Amarachi Ike

Black boy

 

 

Your herculean uncle, who is not your mother’s brother, has locked the door to your mother’s bedroom. This is how you sell your sister, and stare at the detailed woodwork that is the door. You stand there listening to the muffled sounds on the other side.
“what are you doing here?”,
“who let you in?”

 

Black boy, your heart is beating rapidly. You close your eyes and hope it will unburden your conscience. You do this because it’s your first time selling your sister and this concept of purposeful blindess is recondite to many. Your sister is either behind the door or on your mother’s bed. And Uncle Seba is towering over her as she searches for linen, because he should not see her nakedness. Uncle Seba has not moved. The sound of wooden floor under his weight would’ve given him away by now. The man is salivating over your sister, you are sure. Sweat beads dripping down from his temples, above his lips. His arms akimbo, as though your sister is a slave fleeing the whip of her captor. When your sister starts calling out to you, you know you should not be there.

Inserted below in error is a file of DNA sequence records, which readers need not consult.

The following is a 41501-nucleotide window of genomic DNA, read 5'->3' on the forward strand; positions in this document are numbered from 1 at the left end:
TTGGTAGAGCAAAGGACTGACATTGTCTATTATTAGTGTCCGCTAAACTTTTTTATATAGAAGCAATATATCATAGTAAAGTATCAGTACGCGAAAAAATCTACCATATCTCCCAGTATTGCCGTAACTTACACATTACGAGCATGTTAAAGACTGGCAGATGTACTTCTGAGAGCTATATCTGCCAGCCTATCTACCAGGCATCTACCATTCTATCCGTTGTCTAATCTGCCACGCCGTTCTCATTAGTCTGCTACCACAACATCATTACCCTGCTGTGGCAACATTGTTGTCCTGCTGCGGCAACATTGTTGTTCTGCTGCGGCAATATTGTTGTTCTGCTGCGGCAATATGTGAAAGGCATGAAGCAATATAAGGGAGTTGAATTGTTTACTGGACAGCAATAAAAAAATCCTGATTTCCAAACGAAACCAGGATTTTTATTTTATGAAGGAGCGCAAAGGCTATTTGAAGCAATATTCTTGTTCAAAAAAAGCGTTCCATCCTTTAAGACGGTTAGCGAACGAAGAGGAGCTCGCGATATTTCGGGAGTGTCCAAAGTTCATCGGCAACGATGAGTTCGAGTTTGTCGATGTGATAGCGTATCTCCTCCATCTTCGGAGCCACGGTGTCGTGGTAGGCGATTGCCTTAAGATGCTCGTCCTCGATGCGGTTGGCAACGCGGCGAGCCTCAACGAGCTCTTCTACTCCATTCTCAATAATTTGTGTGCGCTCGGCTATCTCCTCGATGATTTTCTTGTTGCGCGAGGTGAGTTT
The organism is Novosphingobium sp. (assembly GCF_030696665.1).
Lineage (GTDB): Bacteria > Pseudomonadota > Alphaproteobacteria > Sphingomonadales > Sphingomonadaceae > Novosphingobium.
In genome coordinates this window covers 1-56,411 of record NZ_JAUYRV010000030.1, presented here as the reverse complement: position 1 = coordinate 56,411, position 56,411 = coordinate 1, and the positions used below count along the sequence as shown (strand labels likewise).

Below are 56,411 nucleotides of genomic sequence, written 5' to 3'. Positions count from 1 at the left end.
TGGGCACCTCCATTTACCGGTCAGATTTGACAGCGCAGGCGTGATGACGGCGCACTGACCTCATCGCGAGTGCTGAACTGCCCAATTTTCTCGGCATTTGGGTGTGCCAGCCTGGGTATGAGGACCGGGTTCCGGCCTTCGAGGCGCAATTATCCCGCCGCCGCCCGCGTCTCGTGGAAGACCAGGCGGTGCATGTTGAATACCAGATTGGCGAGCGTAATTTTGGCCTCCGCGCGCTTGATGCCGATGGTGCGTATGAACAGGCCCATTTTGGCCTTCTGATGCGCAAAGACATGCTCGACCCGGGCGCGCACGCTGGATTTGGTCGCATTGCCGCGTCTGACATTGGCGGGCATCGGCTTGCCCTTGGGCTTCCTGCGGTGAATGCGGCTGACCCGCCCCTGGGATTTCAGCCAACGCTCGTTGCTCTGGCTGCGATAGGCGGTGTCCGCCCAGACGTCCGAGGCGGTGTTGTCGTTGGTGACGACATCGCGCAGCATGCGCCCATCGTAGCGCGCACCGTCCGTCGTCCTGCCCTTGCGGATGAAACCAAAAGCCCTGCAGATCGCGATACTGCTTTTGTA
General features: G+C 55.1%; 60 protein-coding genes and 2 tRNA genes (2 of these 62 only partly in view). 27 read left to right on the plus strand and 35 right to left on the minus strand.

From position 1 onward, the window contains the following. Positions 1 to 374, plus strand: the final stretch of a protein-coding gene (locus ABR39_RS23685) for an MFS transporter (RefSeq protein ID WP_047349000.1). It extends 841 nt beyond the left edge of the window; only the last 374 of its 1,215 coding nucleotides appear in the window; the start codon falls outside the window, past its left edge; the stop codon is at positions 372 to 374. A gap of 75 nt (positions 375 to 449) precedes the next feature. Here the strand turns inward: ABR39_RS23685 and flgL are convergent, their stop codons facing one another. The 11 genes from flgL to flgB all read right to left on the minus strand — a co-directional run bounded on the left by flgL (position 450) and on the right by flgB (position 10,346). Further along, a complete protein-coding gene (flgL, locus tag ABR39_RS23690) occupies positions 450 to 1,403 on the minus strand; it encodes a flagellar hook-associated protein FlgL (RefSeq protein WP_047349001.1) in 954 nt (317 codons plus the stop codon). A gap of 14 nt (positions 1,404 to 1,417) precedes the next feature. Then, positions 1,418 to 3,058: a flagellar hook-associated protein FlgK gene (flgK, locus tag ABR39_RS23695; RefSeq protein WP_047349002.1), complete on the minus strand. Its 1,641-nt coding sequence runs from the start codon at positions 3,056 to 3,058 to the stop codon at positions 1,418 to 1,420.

But behind you, Uncle Seba is approaching. Tonight, you have prepared a little better than the last time. This time you won’t need to guard the door, steadying the beat of your heart. And maybe your sister won’t ask as much questions.